The mechanical transfer method was used for hESC line maintenance. For mechanical transfers, the glass pipettes were thoroughly sterilized and crafted into two different tools (Figs. 1A, 1B). The 9-inch glass Pasteur pipettes were sonicated for 60 minutes, with the water bath replaced three times. The sonicated pipettes were dried at 120°C in the oven for 3 hours and then autoclaved before storage. These sterilized pipettes were crafted into two unique tools, a dissecting pipette (Fig. 1A) and a transfer pipette (Fig. 1B). To make the dissecting pipette, a sterilized pipette was finely drawn out and its tip curved over an ethanol lamp for mechanically dissecting the colonies into small clumps (Fig. 1A). For the transfer pipette, the tip of another pipette was carefully heated and rounded out to prevent the sticky cell clumps from adhering to its edges (Fig. 1B).

Figure Figure 1..

(A): How to make a dissecting pipette. (a): Long and thin section of glass pipette is heated over ethanol lamp. (b): The heated pipette is quickly drawn out. (c): The finely drawn-out edge is quickly heated to form a glass ball. (d): Extra-fine glass pipette is drawn out by gently reattaching the glass ball and drawing the edge out evenly. (e): The edge is slightly bent by heating over top of flame. (f): Completed glass pipette. Insets represent illustrations of the figures. (B): How to make a transfer pipette. (a): Glass pipette is heated over top of flame to round out the edge without completely blocking off the pipette. (b): Completed pipette. Scale bar, 500 μm.

One day before hESC transfer, a new transfer dish was prepared. A 0.1% gelatin-coated 35-mm culture dish was seeded with 3 × 105 mitomycin C–treated (Sigma, St. Louis) STO cells (ATCC, Manassas, VA). The STO cell medium was replaced on the day of hESC culture with 2 ml of hESC medium.

For hESC transfer, the surrounding STO feeder layers were carefully moved aside from the colonies with a dissecting pipette (Figs. 2A, 2B). Once the hESC colonies were isolated from the surrounding STO feeder layer (Fig. 2C), they were mechanically divided into small clumps (Fig. 2D). A colony of approximately 1,000 μm in diameter was made into 10 to 15 small clumps (Fig. 2E). The small clumps were transferred to a freshly prepared culture dish using a transfer pipette, and each clump was evenly spaced out on the feeder layer (Fig. 2F). The dish was incubated for 2 days at 37°C and in 5% CO2 for cells to attach to the culture dish. The transferred hESCs require sufficient time for complete attachment. Earlier exchange of medium could result in the dislodgement of weakly attached hESCs from the dish. Two days after transfer of cells, the attachment of cells was verified under a stereomicroscope. The unattached and dead cells were removed with a micropipette when 1 ml of old medium was replaced with 1 ml of new medium to avoid sudden changes in hESC culture conditions by replacing all the media. The hESC morphology was inspected daily under phase-contrast microscope. On average, the cells were cultured for approximately 5–7 days before passage.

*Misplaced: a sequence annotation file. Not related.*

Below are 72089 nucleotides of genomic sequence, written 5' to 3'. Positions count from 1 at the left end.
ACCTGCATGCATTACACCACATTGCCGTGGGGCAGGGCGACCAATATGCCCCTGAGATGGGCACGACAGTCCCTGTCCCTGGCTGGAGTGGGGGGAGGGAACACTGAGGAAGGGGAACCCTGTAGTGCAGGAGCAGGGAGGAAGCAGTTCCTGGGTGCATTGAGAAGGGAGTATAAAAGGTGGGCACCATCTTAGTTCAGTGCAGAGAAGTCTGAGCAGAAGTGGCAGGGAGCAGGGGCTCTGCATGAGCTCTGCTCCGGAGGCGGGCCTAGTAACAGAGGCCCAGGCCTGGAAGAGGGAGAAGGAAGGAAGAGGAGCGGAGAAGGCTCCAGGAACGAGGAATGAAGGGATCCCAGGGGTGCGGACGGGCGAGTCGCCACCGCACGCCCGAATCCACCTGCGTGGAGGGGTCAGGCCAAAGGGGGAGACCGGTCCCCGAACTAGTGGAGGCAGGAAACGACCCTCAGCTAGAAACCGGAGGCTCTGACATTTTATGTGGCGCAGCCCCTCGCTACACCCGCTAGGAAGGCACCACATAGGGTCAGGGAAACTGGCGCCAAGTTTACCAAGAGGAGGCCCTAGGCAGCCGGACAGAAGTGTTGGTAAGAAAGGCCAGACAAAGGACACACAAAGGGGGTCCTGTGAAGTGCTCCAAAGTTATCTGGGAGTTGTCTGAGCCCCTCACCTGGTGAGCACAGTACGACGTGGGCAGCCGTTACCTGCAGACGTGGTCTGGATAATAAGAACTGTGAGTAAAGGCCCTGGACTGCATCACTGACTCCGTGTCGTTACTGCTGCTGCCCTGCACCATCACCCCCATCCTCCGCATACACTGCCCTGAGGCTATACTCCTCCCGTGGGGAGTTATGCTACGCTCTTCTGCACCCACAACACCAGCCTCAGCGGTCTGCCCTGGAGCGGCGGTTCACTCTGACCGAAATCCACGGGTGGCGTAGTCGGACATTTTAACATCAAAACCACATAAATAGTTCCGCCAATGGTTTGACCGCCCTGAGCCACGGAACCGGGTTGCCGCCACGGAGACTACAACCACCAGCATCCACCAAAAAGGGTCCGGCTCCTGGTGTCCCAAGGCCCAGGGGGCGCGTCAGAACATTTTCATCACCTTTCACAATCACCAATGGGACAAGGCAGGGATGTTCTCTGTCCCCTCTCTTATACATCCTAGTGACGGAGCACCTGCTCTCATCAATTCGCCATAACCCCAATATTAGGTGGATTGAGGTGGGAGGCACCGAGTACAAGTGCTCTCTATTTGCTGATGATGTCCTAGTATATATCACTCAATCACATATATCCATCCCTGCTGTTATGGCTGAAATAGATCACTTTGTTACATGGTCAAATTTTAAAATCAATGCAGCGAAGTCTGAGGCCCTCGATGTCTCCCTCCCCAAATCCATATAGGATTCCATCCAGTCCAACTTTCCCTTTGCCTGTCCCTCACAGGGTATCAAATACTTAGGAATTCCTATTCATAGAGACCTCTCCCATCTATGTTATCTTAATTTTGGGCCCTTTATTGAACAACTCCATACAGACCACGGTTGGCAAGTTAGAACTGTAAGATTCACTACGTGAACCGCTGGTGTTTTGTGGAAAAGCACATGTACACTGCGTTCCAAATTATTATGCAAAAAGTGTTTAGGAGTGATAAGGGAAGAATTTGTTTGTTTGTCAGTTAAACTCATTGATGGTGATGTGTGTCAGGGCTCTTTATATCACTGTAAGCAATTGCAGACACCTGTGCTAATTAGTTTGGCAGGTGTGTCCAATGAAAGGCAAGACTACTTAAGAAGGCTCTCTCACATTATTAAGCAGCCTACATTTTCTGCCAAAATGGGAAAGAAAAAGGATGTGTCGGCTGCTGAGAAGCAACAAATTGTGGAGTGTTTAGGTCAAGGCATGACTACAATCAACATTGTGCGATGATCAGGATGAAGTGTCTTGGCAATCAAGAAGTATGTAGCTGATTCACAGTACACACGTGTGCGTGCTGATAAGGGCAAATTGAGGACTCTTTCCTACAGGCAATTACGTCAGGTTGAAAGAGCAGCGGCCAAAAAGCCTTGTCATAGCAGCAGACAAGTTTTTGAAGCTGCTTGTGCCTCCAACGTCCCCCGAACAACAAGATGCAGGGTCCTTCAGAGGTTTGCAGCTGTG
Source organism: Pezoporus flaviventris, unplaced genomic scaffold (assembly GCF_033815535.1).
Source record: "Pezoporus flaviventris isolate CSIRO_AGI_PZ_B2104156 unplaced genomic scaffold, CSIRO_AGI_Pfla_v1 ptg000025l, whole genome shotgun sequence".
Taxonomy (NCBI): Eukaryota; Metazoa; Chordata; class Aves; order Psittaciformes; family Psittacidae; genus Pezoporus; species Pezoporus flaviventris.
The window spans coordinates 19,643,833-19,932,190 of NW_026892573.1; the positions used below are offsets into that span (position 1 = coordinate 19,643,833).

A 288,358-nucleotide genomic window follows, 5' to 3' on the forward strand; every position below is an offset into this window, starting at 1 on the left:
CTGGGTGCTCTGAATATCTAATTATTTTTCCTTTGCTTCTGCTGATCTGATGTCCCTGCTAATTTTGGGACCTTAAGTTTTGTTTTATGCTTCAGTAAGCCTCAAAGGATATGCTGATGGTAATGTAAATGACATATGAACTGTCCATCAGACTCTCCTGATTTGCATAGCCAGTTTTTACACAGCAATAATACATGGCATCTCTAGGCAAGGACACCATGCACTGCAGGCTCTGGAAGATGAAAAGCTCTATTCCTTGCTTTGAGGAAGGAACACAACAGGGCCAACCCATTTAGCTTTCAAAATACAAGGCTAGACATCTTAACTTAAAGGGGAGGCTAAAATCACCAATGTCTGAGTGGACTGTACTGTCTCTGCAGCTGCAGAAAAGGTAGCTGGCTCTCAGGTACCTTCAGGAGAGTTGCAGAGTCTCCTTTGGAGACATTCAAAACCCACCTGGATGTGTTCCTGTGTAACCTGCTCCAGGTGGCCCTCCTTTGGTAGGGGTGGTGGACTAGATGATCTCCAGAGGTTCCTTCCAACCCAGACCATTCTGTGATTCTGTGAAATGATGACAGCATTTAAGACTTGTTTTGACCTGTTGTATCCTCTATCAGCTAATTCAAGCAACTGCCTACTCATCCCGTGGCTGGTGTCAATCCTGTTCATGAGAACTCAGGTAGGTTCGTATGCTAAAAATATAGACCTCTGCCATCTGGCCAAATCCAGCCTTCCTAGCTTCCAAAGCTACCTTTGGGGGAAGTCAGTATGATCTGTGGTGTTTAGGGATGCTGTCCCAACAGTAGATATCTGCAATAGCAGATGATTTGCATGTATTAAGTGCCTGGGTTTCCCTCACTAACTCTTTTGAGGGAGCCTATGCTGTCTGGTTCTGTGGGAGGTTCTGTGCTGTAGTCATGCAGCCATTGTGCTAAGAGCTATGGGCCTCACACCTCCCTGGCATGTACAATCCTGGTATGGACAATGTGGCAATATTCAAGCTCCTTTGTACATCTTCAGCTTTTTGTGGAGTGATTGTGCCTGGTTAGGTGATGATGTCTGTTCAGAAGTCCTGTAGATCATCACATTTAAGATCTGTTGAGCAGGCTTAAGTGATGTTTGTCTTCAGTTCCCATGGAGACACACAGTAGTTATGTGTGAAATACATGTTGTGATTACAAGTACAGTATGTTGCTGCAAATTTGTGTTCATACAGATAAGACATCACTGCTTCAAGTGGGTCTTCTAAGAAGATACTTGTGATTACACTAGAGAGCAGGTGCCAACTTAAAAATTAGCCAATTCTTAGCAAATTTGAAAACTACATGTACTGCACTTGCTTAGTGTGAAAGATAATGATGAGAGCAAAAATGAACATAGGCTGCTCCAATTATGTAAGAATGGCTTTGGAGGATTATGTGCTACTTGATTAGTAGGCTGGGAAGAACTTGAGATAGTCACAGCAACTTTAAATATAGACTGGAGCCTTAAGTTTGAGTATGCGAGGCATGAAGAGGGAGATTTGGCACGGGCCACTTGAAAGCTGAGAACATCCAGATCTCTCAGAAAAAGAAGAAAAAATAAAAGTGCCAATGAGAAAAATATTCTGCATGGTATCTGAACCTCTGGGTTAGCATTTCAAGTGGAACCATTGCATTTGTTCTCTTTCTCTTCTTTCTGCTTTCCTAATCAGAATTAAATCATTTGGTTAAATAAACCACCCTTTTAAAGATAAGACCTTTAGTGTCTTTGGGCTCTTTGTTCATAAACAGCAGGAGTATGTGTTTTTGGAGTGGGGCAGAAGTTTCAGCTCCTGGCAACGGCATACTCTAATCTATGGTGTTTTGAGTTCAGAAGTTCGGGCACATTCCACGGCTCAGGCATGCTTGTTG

Figure Figure 2..

Mechanical transfer of human embryonic stem cells (hESCs) for maintenance. (A): At day 6, undifferentiated colonies shown on STO feeder layer. (B): The feeder layers pushed away from hESC colonies using the dissecting pipette. (C): Complete separation between feeder layer and hESC colonies. (D): Dissecting with pipette into small clumps. (E): Completely dissected clumps. (F): Transfer to new culture dish using the transfer pipette. Scale bar, 500 μm.